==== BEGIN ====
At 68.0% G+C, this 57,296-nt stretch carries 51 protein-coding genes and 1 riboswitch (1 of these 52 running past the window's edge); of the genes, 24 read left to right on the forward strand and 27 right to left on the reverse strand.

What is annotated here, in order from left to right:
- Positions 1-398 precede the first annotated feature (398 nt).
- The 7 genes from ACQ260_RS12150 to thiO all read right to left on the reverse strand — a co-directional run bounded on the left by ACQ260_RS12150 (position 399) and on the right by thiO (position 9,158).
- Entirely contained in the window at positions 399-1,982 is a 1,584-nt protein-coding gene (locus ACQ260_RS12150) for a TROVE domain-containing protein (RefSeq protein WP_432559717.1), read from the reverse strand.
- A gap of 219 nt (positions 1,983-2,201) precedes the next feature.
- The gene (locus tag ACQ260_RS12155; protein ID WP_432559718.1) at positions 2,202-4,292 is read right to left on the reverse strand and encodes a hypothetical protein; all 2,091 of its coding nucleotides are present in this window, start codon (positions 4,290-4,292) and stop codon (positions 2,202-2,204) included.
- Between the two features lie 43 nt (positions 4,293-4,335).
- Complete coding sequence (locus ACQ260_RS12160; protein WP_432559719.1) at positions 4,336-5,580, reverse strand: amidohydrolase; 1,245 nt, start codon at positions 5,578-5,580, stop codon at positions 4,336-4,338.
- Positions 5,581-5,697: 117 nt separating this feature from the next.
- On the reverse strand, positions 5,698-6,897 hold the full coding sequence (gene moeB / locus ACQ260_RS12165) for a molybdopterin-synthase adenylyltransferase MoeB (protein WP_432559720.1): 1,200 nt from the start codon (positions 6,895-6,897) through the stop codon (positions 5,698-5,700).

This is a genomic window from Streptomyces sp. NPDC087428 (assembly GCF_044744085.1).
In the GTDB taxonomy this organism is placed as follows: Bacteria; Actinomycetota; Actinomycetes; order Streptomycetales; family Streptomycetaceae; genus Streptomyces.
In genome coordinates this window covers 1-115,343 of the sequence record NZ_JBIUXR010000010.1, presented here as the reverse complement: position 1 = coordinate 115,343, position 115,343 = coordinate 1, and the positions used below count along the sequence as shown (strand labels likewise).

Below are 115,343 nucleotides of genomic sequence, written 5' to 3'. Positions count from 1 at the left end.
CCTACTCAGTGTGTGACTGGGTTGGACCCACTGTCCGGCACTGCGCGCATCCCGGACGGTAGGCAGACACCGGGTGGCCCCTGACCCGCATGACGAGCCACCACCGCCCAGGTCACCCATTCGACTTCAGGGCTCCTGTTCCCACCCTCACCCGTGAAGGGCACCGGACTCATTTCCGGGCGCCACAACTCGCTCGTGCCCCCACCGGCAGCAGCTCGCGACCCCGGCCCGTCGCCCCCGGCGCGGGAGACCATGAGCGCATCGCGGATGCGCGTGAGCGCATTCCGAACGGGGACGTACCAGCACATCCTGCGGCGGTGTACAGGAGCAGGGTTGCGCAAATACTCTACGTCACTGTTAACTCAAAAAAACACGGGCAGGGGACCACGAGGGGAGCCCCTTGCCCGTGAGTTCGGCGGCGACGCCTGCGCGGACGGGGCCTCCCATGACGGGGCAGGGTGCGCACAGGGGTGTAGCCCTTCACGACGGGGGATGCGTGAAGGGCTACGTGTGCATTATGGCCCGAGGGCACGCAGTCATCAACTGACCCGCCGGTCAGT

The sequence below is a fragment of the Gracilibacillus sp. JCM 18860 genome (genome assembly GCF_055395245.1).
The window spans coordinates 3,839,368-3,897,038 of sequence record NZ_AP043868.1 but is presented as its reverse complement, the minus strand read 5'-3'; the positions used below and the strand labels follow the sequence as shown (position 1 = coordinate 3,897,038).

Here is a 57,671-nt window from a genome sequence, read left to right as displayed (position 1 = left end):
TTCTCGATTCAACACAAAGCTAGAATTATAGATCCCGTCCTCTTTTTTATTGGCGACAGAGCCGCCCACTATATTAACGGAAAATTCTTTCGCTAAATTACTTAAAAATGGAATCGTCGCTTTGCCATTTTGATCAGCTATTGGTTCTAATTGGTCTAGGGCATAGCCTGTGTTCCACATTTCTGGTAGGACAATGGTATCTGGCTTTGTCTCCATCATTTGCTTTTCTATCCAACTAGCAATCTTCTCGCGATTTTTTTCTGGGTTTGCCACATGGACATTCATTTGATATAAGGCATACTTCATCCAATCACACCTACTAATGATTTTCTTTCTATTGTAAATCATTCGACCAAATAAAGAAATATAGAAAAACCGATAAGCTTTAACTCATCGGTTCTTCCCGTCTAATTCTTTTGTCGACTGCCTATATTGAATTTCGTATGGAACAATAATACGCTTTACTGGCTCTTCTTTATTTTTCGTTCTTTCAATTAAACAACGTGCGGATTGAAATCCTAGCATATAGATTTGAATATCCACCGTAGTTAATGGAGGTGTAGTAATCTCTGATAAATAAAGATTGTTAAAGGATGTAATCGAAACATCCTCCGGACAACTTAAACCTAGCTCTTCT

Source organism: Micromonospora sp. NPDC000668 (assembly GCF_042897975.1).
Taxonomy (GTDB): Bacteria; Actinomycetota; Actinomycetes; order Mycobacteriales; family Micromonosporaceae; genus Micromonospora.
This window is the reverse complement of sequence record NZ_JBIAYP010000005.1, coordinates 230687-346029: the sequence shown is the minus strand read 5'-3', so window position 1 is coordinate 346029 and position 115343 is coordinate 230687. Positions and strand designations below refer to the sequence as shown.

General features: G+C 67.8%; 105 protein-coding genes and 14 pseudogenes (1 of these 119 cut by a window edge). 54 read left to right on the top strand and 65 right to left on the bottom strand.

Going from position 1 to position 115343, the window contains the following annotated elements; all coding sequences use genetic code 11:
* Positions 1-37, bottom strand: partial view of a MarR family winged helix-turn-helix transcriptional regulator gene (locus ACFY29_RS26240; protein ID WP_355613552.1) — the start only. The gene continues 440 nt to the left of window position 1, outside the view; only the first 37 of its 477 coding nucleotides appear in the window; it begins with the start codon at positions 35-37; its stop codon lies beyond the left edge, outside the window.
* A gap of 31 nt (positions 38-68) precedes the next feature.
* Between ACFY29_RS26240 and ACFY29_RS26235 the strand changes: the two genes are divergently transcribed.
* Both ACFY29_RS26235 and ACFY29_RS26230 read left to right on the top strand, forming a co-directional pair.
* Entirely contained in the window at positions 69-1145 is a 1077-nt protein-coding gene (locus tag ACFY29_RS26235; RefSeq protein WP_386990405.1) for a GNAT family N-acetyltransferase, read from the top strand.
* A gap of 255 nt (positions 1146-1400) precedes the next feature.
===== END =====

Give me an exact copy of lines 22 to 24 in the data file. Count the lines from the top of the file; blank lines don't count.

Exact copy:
Taxonomy (GTDB): Bacteria; Actinomycetota; Actinomycetes; order Mycobacteriales; family Micromonosporaceae; genus Micromonospora.
This window is the reverse complement of sequence record NZ_JBIAYP010000005.1, coordinates 230687-346029: the sequence shown is the minus strand read 5'-3', so window position 1 is coordinate 346029 and position 115343 is coordinate 230687. Positions and strand designations below refer to the sequence as shown.

General features: G+C 67.8%; 105 protein-coding genes and 14 pseudogenes (1 of these 119 cut by a window edge). 54 read left to right on the top strand and 65 right to left on the bottom strand.